Improper use of Generics could breach type safety

I was going through Java discussion forums and happened to come across an interesting discussion related to Generics. It was about a loop hole in the Java Generics feature that allows a method to throw a Checked Exception without declaring it in the throws clause.

This is definitely going to be freaky and I wouldn’t encourage you to take advantage of this in your development. Initially I thought this could be a loop hole in the Compiler implementation, but later realized that the behavior is inherent with the Generics design.

public class RethrowCheckedException {
    public static void rethrow(Throwable t) {//No throws clause
        RethrowCheckedException.<RuntimeException>throwing(t);
    }

    public static <T extends Throwable> void throwing(Throwable t) throws T {
        throw (T)t;
    }
    public static void main(String[] args) {
        try {
            throw new Exception("dummy");
        } catch (Exception e) {
            rethrow(e);
        }
    }
}

Using the rethrow() method we can make java.lang.Exception to escape from main() without declaring it in its throws clause. The type <RuntimeException> specified while invoking the throwing() method is know as “explicit type argument”. (which is complementary to the type inference discussed below)

Type Inference

To understand how the above thing works, we need to get an idea about type inference and explicit typing. Take a look at the the following example

public class ArrayStore {
    public static <T> void store(T[] array, T item) {
        if (array.length > 0)
            array[0] = item;
    }
    public static void main(String[] args) {
        store(new String[1], "abc"); //ok
        store(new String[1], new Integer(10)); //??
    }
}

Surprisingly, both the store method invocations shown, compile. Compiler infers T to String for the first store() invocation as both the arguments are Strings, this process is known as “type inference”. We expect the second one to fail as T cannot be evaluated to both a String as well as an Integer. But, the Compiler infers T to a common super class or interface other than java.lang.Object. As String and Integer have Serializable and Comparable as super interfaces, Compiler deduces T to be a Serializable or Comparable and allows compilation. The result of which is an ArrayStoreException at runtime, defying the whole point of Generics and type safety.

How do we resolve this problem? We can use the “explicit type argument” in such cases.


ArrayStore.<String>store(new String[1], new Integer(10)); //compilation Error

Explicitly specifying the type argument as String, forces the compiler to evaluate T to String (overriding the compiler’s type inference mechanism) and hence compilation fails.

Now that we got a hang on type inference, we’ll get back to the loop hole.

public static <T extends Throwable> void throwing(Throwable t) throws T {
    throw (T)t;
}

The throwing() method defines type <T extends Throwable> which is declared in its throws clause and is no way related to the argument passed. The rethrow() method explicitly specifies the type as RuntimeException, making the method signature of the throwing() method to appear as shown below, at compile time.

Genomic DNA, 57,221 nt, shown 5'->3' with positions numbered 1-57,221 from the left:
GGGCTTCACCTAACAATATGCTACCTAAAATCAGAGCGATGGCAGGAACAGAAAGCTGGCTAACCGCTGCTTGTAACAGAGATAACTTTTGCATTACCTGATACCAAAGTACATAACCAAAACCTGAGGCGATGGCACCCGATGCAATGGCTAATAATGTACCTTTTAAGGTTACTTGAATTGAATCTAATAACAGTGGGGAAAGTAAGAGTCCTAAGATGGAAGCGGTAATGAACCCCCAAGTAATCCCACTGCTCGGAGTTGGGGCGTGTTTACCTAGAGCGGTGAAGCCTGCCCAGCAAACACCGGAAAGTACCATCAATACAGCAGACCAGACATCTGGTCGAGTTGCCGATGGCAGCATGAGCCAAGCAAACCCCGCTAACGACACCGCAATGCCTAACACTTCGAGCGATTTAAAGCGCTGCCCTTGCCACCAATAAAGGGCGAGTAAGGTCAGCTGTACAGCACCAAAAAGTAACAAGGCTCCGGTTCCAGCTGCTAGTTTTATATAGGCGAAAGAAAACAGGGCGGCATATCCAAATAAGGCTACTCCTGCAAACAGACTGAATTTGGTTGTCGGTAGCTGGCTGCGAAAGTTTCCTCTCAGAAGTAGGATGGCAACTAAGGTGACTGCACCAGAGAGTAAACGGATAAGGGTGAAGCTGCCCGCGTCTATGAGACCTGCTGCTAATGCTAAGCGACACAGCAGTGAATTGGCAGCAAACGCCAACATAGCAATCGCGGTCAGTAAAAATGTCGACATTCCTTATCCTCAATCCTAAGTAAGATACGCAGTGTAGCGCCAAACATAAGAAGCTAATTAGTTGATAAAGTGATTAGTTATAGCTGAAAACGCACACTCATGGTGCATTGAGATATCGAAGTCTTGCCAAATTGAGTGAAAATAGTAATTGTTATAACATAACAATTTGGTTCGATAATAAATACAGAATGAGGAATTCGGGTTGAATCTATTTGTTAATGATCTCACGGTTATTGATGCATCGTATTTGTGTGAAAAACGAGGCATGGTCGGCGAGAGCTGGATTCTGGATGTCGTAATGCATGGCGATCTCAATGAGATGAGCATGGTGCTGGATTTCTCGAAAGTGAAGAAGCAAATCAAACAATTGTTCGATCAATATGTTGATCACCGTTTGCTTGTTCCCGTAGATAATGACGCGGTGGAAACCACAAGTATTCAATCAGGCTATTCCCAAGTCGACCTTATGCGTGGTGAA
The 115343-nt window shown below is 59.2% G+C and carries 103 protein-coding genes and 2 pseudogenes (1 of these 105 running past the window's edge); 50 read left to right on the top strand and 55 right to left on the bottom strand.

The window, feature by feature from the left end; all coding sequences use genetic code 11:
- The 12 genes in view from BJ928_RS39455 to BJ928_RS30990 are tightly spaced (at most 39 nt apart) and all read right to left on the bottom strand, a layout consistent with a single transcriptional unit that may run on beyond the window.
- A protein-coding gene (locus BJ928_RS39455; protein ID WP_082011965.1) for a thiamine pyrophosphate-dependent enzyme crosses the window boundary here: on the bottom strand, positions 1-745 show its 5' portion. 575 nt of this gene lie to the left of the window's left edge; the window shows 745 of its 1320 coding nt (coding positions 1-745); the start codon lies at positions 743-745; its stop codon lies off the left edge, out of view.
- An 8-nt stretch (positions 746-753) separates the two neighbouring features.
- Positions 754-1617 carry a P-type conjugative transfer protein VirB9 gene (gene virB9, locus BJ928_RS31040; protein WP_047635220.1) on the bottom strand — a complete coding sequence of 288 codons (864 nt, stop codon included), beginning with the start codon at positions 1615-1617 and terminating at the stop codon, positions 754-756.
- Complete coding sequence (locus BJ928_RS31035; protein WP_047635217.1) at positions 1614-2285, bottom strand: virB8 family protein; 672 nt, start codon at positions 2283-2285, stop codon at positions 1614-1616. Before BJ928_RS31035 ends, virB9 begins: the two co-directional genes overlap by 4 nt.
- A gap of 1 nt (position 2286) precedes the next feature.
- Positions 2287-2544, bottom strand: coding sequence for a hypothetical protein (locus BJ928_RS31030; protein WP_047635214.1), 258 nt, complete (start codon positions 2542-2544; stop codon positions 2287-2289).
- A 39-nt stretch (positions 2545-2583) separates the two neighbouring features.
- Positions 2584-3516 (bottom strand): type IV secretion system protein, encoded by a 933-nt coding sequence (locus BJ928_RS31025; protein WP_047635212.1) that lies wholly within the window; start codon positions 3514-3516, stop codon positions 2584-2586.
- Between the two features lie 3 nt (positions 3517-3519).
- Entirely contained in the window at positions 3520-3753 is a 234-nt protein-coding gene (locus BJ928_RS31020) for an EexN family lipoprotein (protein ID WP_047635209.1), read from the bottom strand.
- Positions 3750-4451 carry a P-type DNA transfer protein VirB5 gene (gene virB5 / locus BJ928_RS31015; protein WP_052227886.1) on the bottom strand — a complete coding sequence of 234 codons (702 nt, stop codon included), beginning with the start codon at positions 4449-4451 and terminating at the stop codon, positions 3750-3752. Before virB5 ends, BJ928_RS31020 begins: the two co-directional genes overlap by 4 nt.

public static void throwing(Throwable t) throws RuntimeException {
    throw (RuntimeException)t;
}

Compiler evaluates the method signature by replacing the type variable T with its inferred or explicitly specified type, which is RuntimeException in our case. As a result of this Compiler doesn’t enforce exception handling or re-throwing it in the rethrow() method. After compilation and type erasure, all the generic type information is erased as shown below.

public static void throwing(Throwable t) throws Throwable {
    throw (Throwable)t;
}

Some thoughts
Type inference or explicit type argument could do some damage when the Generic type information is not captured properly. In the loop hole case, since the exception argument passed to the throwing() method is not related to the Generic type (T), compiler was blind folded. If we modify the method signature as shown below, method invocation fails to compile.

public static <T extends Throwable> void throwing(T t) throws T {
    throw (T)t;
}

Similarly, in the ArrayStore example we cannot expect the programmer to invoke the store method by explicitly specifying the type everytime at the calling context. A better way of capturing the generic type information in this case is to establish a relationship between Type variables(T’s), to enforce expected compile time checks.

public static <T, S extends T> void store(T[] array, S item) { ... }

And interestingly, the following generic type declarations work as expected unlike the ArrayStore example.

public static <T> setMap(Map<T, T> map) { ... }
public static <T> addToList(List<T> list, T element) { ...}
addToList(new ArrayList<String>(), new Integer(10)); //fails to compile

Java Language Specification(JLS) 3.0, 15.12.2.7 states “The process of type inference is inherently complex.”

Yes indeed it is really complex to understand type inference. All this appeals for better understanding of the type inference mechanism and how it applies. Probably you can get more information from FAQ by Angelika Langer.


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